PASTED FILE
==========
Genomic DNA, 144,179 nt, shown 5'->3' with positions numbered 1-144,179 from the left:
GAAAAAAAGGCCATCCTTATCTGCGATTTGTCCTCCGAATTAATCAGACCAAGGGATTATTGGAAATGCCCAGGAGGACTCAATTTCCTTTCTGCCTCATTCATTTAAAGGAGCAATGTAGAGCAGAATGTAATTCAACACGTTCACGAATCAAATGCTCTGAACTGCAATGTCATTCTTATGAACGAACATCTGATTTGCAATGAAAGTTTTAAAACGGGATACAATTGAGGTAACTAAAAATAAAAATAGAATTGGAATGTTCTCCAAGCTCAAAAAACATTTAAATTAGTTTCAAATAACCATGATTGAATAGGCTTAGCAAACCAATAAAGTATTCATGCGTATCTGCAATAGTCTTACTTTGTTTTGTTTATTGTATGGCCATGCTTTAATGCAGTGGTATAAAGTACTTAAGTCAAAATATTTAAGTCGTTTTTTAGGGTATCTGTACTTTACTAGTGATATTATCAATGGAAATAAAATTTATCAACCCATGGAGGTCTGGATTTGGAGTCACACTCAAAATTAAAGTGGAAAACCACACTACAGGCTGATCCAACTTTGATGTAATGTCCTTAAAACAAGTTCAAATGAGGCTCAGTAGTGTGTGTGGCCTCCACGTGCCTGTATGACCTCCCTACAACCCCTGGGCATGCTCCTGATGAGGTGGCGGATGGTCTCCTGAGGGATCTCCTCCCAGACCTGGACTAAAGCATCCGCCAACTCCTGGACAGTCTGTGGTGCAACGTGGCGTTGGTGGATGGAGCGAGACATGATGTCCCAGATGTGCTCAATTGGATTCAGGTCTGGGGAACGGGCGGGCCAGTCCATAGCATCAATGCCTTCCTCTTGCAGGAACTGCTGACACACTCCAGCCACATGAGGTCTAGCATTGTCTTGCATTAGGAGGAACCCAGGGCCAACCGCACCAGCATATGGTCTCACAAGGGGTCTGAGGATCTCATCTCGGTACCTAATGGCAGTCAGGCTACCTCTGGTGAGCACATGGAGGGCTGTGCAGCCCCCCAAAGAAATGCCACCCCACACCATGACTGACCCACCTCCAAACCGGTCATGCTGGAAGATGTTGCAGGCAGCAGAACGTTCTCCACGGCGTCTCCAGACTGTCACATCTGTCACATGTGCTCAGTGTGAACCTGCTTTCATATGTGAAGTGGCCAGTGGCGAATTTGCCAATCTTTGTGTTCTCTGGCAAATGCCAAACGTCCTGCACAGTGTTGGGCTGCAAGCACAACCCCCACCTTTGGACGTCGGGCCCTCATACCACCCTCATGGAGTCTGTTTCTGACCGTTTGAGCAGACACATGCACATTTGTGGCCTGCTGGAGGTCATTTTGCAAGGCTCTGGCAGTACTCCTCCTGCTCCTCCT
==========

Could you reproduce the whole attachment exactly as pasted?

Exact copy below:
Genomic DNA, 144,179 nt, shown 5'->3' with positions numbered 1-144,179 from the left:
GAAAAAAAGGCCATCCTTATCTGCGATTTGTCCTCCGAATTAATCAGACCAAGGGATTATTGGAAATGCCCAGGAGGACTCAATTTCCTTTCTGCCTCATTCATTTAAAGGAGCAATGTAGAGCAGAATGTAATTCAACACGTTCACGAATCAAATGCTCTGAACTGCAATGTCATTCTTATGAACGAACATCTGATTTGCAATGAAAGTTTTAAAACGGGATACAATTGAGGTAACTAAAAATAAAAATAGAATTGGAATGTTCTCCAAGCTCAAAAAACATTTAAATTAGTTTCAAATAACCATGATTGAATAGGCTTAGCAAACCAATAAAGTATTCATGCGTATCTGCAATAGTCTTACTTTGTTTTGTTTATTGTATGGCCATGCTTTAATGCAGTGGTATAAAGTACTTAAGTCAAAATATTTAAGTCGTTTTTTAGGGTATCTGTACTTTACTAGTGATATTATCAATGGAAATAAAATTTATCAACCCATGGAGGTCTGGATTTGGAGTCACACTCAAAATTAAAGTGGAAAACCACACTACAGGCTGATCCAACTTTGATGTAATGTCCTTAAAACAAGTTCAAATGAGGCTCAGTAGTGTGTGTGGCCTCCACGTGCCTGTATGACCTCCCTACAACCCCTGGGCATGCTCCTGATGAGGTGGCGGATGGTCTCCTGAGGGATCTCCTCCCAGACCTGGACTAAAGCATCCGCCAACTCCTGGACAGTCTGTGGTGCAACGTGGCGTTGGTGGATGGAGCGAGACATGATGTCCCAGATGTGCTCAATTGGATTCAGGTCTGGGGAACGGGCGGGCCAGTCCATAGCATCAATGCCTTCCTCTTGCAGGAACTGCTGACACACTCCAGCCACATGAGGTCTAGCATTGTCTTGCATTAGGAGGAACCCAGGGCCAACCGCACCAGCATATGGTCTCACAAGGGGTCTGAGGATCTCATCTCGGTACCTAATGGCAGTCAGGCTACCTCTGGTGAGCACATGGAGGGCTGTGCAGCCCCCCAAAGAAATGCCACCCCACACCATGACTGACCCACCTCCAAACCGGTCATGCTGGAAGATGTTGCAGGCAGCAGAACGTTCTCCACGGCGTCTCCAGACTGTCACATCTGTCACATGTGCTCAGTGTGAACCTGCTTTCATATGTGAAGTGGCCAGTGGCGAATTTGCCAATCTTTGTGTTCTCTGGCAAATGCCAAACGTCCTGCACAGTGTTGGGCTGCAAGCACAACCCCCACCTTTGGACGTCGGGCCCTCATACCACCCTCATGGAGTCTGTTTCTGACCGTTTGAGCAGACACATGCACATTTGTGGCCTGCTGGAGGTCATTTTGCAAGGCTCTGGCAGTACTCCTCCTGCTCCTCCT